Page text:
SFA and heart arrhythmia

(Michael) #1

Thought this was interesting @FrankoBear. I stopped eating straight tallow when my arrhythmia returned. Could be something to this?


(Geoffrey) #2

Any studies that promote seed oils over animal fats I’m going to find suspect.
Also, since I’m not a rat I’m not too concerned with how a rat responds to anything since our physiology is so different.
Here’s what I know as an AFib’er. Since I have eliminated all sugar and seed oils from my diet and increased my animal fat intake, my heart has had fewer PVC’s. My AFib occurrences are down to 2% and my doctor has had to cut my medication in half.

(KM) #3

Note that the source they’re using to control the dietary saturated fat ingestion is palm oil. (Small face plant from me.) IMO that adds a whole different level of variable, I’m not sure you can extrapolate that all saturated fat from any source has the same effect.

(Edith) #4

Did your arrhythmia stop when you stopped eating the tallow?

(Michael) #5

I tried multiple times to increase my fat to 90% of calories through addition of tallow. Each time after a few weeks heart palpitations and racing would start. It would stop within 48 hours of discontinuing the additional tallow. Not saying that was for sure the problem, but the biochemistry seems to suggest it may have been a possible cause. I dislike the feeling enough that I do not intend to further test, at this time at least.

(Bob M) #6

I wonder if it’s only a correlation, not causation. For instance, you ate less salt because you didn’t salt the tallow whereas you would have salted meat.

I’ve eaten diets very high in saturated fat (ghee + cacao butter for instance), and never got palpitations that I knew of. Did gain weight, though.

(Edith) #7

Just curious: If you were getting 90% of your calories from fat, I’m guessing you were in a deep state of ketosis and therefore not holding on to water and electrolytes. Do you think the palpitations could have been electrolyte related and not necessarily the fat?

(Michael) #8

I am pretty careful with minerals, so I doubt it, but it is possible. I also considered hydration as an issue. I am hardly insisting it was very high fat/tallow, but is certainly near the top of possibilities.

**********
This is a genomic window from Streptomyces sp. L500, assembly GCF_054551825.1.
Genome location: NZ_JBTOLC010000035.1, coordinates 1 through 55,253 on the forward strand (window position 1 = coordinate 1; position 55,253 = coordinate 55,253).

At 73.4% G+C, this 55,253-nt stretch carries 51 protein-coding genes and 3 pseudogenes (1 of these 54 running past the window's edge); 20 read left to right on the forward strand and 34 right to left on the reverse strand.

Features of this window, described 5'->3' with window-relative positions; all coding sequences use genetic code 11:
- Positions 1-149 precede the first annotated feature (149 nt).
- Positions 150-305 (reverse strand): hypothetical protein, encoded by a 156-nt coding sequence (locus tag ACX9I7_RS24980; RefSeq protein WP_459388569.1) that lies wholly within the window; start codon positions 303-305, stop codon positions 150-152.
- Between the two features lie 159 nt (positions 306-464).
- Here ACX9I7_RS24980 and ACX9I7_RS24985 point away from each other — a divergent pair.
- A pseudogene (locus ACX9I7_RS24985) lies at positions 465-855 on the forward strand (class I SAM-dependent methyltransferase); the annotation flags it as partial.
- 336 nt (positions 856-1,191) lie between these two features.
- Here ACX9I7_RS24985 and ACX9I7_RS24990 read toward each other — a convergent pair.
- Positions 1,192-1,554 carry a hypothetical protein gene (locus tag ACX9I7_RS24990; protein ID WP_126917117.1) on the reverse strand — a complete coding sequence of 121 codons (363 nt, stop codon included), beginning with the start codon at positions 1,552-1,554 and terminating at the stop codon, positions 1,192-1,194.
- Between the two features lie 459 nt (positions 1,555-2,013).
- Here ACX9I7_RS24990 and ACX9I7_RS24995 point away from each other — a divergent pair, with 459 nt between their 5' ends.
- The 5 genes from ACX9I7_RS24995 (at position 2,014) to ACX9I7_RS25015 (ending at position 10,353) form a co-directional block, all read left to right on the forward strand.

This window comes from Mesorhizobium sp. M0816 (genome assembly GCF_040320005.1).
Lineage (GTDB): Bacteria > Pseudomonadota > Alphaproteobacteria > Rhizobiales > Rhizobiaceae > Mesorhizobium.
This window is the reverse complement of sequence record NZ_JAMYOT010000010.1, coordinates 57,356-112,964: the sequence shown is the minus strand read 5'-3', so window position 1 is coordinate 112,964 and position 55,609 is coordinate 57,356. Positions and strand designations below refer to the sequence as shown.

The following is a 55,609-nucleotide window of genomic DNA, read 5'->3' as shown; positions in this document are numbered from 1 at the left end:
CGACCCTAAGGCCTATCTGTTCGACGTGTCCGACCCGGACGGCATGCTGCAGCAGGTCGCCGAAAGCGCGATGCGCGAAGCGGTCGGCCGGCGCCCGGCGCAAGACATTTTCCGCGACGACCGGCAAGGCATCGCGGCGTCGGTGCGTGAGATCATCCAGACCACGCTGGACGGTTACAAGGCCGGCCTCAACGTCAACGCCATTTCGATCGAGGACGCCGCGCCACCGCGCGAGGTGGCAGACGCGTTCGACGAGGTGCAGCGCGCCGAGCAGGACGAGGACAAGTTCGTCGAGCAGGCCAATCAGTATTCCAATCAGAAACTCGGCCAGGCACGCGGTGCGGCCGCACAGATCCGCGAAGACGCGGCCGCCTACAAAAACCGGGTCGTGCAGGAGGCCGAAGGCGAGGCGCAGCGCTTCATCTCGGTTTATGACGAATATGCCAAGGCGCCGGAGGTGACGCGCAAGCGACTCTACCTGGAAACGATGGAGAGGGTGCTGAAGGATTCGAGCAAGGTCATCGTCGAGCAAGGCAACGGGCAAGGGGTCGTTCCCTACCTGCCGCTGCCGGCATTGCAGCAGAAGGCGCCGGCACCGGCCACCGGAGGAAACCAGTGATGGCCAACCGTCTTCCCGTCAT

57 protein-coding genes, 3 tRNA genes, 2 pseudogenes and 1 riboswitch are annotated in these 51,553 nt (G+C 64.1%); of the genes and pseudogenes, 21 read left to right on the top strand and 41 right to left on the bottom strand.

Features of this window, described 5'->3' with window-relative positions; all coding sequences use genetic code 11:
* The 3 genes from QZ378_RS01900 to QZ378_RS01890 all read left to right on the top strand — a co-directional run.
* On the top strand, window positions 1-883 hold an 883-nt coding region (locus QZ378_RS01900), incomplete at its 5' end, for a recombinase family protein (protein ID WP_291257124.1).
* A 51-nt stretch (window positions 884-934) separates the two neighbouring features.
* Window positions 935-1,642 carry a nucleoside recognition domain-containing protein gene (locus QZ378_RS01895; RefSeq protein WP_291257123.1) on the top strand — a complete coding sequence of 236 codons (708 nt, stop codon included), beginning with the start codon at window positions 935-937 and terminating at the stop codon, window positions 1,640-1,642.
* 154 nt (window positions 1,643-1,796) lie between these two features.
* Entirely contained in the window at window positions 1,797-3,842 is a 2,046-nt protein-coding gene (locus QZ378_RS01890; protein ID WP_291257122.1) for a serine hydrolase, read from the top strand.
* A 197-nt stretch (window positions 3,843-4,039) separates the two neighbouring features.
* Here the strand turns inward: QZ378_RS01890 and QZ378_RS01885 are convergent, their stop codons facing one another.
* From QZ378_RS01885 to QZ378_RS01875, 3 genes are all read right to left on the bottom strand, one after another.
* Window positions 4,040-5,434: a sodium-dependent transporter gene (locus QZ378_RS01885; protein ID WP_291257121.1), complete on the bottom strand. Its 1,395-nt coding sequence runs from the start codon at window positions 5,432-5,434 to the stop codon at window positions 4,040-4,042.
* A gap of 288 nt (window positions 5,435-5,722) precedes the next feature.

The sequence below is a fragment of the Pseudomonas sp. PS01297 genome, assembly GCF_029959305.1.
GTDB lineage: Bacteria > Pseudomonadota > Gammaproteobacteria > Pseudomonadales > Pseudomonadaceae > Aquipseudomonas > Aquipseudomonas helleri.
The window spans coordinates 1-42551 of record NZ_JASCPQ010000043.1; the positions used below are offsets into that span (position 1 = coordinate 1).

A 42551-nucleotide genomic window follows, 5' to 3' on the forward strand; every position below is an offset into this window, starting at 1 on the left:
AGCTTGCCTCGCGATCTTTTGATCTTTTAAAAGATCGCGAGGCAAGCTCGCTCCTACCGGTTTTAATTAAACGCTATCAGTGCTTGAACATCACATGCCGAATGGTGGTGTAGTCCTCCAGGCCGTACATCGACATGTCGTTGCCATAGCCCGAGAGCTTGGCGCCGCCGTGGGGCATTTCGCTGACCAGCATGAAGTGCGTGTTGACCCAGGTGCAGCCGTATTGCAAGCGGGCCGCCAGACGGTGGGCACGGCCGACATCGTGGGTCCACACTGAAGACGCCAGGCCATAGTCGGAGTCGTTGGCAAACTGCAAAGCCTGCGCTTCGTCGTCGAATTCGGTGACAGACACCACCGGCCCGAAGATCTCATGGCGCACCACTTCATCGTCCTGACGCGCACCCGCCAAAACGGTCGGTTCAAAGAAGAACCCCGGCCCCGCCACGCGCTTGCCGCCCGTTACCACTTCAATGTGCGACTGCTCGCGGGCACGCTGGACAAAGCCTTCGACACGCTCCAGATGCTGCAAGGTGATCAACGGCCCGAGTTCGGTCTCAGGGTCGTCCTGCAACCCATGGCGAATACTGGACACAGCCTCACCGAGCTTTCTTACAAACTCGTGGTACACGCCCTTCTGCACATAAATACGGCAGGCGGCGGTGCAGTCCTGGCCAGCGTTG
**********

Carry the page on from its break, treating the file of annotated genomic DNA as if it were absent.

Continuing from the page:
The purpose of this post was to provide the paper to those others who may still suffer from arrhythmia.

(Michael) #9

I do not normally salt anything, including meat. I did however add some salt/minerals when I was eating lots of tallow since I knew I was eating less protein which contains all the minerals. I also supplemented other minerals. I then tried without supplements and still had racing/palpitations. I even thought it was Metformin interaction with coQ10, but then had the issue without any Metformin. Everything lead back to hydration or tallow intake. Of course, as mentioned, I am NOT sure of the cause, but the linked paper does provide a mechanism for my issues.

(Bob M) #10

To be honest, I would’ve stopped reading after this: “Obesity and diets high in saturated fat increase the risk of arrhythmias and sudden cardiac death.”

And then certainly would have stopped after this: “We investigated this hypothesis by feeding mice high-fat diets.”

Mice aren’t humans.

I’d have to see a well controlled study of this in humans with EKGs to show that saturated fat causes arrhythmias or long QT or PVCs or whatever you want to measure.

I can pretty much guarantee it’s not true. Why? Because 10 years ago, I was diagnosed with idiopathic dilated cardiomyopathy. 6 months after diagnosis, I went on a keto diet and have been on one ever since. I had TONS of PVCs at first. Some of those were quelled by the drugs (beta blocker), but I’m sure many more were quelled by not eating carbs or PUFAs.

(M) #11

I am experiencing the same thing. I currently am eating 2 oz bison suet in effort to GAIN weight for surgery. I thought it was the bison liver, but it was so tiny. I’ve stopped the liver but so far am still experiencing the heart issue which came up only after a couple days after starting eating bison fat/liver.

I’m not sure I understand the article though, why exactly would it cause these issues?


reveals a molecular mechanism linking cardiac metabolism to arrhythmia and suggests that NOX2 inhibitors could be a novel therapy for heart rhythm abnormalities caused by cardiac lipid overload

It appears that some parameters on saturated fats (polyunsaturated fats did not have the same effect) may be in play affecting calcium regulation in heart cells through activation of an enzyme. That is interesting. I wonder if human heart cells respond the same way?

It may mean, practically n=1, modulating and moderating dietary saturated fat intake from very high levels to just high levels could reduce arrhythmia episodes. Worth a try.

Thanks for the share @Naghite Michael.

(Michael) #13

Aye @FrankoBear, you got the gist of it, except that they did not look at polyunsaturated fats, just olive oil which is mostly MUFA. Not sure how much pork you eat, but if willing could try a few months of higher pork belly. It is an easy carnivore test with little risk, except to save a few bucks since pork is so much cheaper than beef.


I wonder if the calcium in the mineral mix of a cup of bone broth might be part of the functional antidote?